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United States v. Miller

United States District Court, E.D. Kentucky, Southern Division, London

April 23, 2019

UNITED STATES OF AMERICA, Plaintiff,
v.
EVERETT MILLER, JR. AND FRANK K. MEEKS, Defendants.

          RECOMMENDED DISPOSITION

          HANLY A. INGRAM UNITED STATES MAGISTRATE JUDGE

         Defendants Everett Miller, Jr. and Frank K. Meeks are charged with conspiracy to distribute 500 grams or more of a mixture or substance containing a detectable amount of methamphetamine in violation of 21 U.S.C. § 846. D.E. 42. They have pled not guilty, and trial is scheduled to begin on May 14, 2019. D.E. 128, 213, 256. Miller, through counsel, has filed a motion to dismiss the charge “as a violation of the double jeopardy clause of the Fifth Amendment” (D.E. 258 at 1) and Meeks has joined in that motion. (D.E. 267). Both Defendants recognize that binding precedent requires the denial of their motion to dismiss, meaning their motion is essentially a preservation attempt in the event the law changes. Based upon that acknowledgement, and for other reasons, the undersigned recommends that the motion to dismiss be denied.

         The indictment in this case was returned by the grand jury on May 24, 2018. D.E. 42. At the time, according to Defendants, Miller was serving a five-year imprisonment term after pleading guilty to trafficking in methamphetamine in Knox Circuit Court (D.E. 258-1 at 5-6) and Meeks was serving a seven-year term after pleading guilty to trafficking in methamphetamine in Bell Circuit Court (D.E. 261-2). Miller contends it “appears” the conspiracy charge in this federal case is “the result of the same conduct which resulted in a conviction and sentence in state court.” D.E. 258 at 2. Meeks argues the federal conspiracy charge “is based at least in part on the same conduct, same facts and same crime which resulted in Meeks' conviction in the Bell Circuit Court case.” D.E. 261 at 2. They contend the double jeopardy clause of the Fifth Amendment clearly prohibits the prosecution of the federal conspiracy charge.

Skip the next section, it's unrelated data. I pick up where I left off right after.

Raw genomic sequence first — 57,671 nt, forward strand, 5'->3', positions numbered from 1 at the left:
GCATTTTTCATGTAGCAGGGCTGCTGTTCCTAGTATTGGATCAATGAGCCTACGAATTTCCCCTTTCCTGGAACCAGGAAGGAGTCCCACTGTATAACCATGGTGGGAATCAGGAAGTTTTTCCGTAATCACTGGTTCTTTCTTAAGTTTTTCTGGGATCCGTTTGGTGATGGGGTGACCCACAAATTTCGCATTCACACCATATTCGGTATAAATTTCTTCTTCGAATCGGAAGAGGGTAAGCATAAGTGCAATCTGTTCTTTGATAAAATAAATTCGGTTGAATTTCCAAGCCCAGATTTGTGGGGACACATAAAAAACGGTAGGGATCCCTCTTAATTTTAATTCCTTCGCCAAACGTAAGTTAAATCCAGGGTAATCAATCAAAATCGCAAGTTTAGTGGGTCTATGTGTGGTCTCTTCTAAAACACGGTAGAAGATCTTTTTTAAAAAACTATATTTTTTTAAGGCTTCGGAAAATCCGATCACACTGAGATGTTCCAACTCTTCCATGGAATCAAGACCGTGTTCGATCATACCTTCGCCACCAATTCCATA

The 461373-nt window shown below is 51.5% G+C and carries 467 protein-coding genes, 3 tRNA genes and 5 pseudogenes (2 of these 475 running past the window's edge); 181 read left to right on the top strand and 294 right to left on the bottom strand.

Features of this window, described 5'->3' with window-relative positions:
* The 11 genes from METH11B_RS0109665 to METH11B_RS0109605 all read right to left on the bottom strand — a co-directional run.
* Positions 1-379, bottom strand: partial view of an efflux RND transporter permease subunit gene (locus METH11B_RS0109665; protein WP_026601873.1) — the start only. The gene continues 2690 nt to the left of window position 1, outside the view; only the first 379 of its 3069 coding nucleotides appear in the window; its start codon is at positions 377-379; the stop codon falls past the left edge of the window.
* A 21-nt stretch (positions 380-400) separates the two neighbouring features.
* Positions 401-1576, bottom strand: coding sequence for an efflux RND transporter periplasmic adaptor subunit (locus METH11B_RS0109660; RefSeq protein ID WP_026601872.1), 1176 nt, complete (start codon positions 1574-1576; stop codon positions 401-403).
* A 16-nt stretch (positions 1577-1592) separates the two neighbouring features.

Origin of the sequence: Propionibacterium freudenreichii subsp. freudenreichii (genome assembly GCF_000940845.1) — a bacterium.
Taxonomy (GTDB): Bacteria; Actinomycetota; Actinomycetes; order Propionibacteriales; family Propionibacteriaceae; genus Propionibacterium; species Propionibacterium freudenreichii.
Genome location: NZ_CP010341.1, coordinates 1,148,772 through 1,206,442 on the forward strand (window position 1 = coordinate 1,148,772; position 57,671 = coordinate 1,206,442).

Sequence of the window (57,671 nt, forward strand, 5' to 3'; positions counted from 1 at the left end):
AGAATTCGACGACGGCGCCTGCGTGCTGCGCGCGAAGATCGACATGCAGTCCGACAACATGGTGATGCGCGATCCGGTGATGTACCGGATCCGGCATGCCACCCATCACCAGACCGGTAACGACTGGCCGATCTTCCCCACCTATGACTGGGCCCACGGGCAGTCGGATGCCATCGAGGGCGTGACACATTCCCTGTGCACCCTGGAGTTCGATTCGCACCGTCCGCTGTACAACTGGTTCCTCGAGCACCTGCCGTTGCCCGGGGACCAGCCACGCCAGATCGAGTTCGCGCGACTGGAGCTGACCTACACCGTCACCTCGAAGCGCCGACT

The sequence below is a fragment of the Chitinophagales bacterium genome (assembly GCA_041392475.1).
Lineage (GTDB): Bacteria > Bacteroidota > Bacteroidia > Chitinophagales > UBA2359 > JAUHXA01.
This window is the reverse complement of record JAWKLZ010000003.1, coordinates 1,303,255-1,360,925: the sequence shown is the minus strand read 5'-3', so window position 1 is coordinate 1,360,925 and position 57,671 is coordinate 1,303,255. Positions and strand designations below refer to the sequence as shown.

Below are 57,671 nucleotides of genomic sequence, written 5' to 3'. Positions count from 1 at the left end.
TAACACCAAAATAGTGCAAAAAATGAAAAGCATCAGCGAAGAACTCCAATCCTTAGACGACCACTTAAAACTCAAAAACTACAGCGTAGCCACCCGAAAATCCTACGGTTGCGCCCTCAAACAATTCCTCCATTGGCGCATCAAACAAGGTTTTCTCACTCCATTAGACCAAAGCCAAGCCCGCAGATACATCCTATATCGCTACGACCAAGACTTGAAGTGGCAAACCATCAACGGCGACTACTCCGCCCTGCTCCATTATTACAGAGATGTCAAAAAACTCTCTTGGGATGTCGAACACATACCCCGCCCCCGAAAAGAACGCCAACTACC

However, both Miller and Meeks recognize that “it has long been held that the ‘separate sovereign' exception to the Double Jeopardy Clause of the Fifth Amendment allows a defendant to be prosecuted twice for the same offense as long as the charges were brought by separate sovereigns.” D.E. 258 at 2; D.E. 261 at 2. They contend that joint federal-state investigations and the “factual fiction” of the separate sovereign exception subject them to dual prosecutions, convictions, and sentences based upon the same conduct.

         Miller and Meeks recognize that the separate sovereign exception forecloses dismissal. Instead, the joint motion essentially presents an exercise in preservation. Defendants state that the Supreme Court is currently revisiting the separate-sovereign exception in Gamble v. United States, 694 Fed.Appx. 750 (11th Cir. 2017), cert. granted, 138 S.Ct. 2707. Argued on December 5, 2018, a decision in some form is presumably forthcoming. Defendants hope the exception will be extinguished. This Court, of course, must follow the existing law, so denial of the motion is appropriate. Additionally, should the law change, whether the issue has been effectively preserved will have to be assessed following the change.